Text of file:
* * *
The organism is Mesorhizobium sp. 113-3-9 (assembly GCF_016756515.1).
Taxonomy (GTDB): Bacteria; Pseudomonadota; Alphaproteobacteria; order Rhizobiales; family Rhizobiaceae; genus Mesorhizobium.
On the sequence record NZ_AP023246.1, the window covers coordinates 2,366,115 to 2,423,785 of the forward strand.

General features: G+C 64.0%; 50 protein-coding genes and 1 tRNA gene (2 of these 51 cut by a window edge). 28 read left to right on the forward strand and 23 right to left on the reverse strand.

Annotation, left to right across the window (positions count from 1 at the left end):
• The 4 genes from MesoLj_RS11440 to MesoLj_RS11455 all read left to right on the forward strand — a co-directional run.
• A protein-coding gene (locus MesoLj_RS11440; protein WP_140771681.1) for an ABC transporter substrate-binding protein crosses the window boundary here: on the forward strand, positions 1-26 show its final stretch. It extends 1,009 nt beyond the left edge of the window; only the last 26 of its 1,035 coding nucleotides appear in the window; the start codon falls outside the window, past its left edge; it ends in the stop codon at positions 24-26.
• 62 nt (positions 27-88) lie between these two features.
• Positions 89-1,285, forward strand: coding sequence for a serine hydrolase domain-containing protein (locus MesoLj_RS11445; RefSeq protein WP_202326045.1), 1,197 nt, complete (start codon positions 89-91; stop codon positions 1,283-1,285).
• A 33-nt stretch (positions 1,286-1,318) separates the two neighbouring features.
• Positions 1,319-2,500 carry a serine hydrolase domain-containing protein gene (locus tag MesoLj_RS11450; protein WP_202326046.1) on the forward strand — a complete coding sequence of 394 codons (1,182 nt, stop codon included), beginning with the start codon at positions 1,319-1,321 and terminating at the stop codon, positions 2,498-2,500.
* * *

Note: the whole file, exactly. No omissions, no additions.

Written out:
The organism is Mesorhizobium sp. 113-3-9 (assembly GCF_016756515.1).
Taxonomy (GTDB): Bacteria; Pseudomonadota; Alphaproteobacteria; order Rhizobiales; family Rhizobiaceae; genus Mesorhizobium.
On the sequence record NZ_AP023246.1, the window covers coordinates 2,366,115 to 2,423,785 of the forward strand.

General features: G+C 64.0%; 50 protein-coding genes and 1 tRNA gene (2 of these 51 cut by a window edge). 28 read left to right on the forward strand and 23 right to left on the reverse strand.

Annotation, left to right across the window (positions count from 1 at the left end):
• The 4 genes from MesoLj_RS11440 to MesoLj_RS11455 all read left to right on the forward strand — a co-directional run.
• A protein-coding gene (locus MesoLj_RS11440; protein WP_140771681.1) for an ABC transporter substrate-binding protein crosses the window boundary here: on the forward strand, positions 1-26 show its final stretch. It extends 1,009 nt beyond the left edge of the window; only the last 26 of its 1,035 coding nucleotides appear in the window; the start codon falls outside the window, past its left edge; it ends in the stop codon at positions 24-26.
• 62 nt (positions 27-88) lie between these two features.
• Positions 89-1,285, forward strand: coding sequence for a serine hydrolase domain-containing protein (locus MesoLj_RS11445; RefSeq protein WP_202326045.1), 1,197 nt, complete (start codon positions 89-91; stop codon positions 1,283-1,285).
• A 33-nt stretch (positions 1,286-1,318) separates the two neighbouring features.
• Positions 1,319-2,500 carry a serine hydrolase domain-containing protein gene (locus tag MesoLj_RS11450; protein WP_202326046.1) on the forward strand — a complete coding sequence of 394 codons (1,182 nt, stop codon included), beginning with the start codon at positions 1,319-1,321 and terminating at the stop codon, positions 2,498-2,500.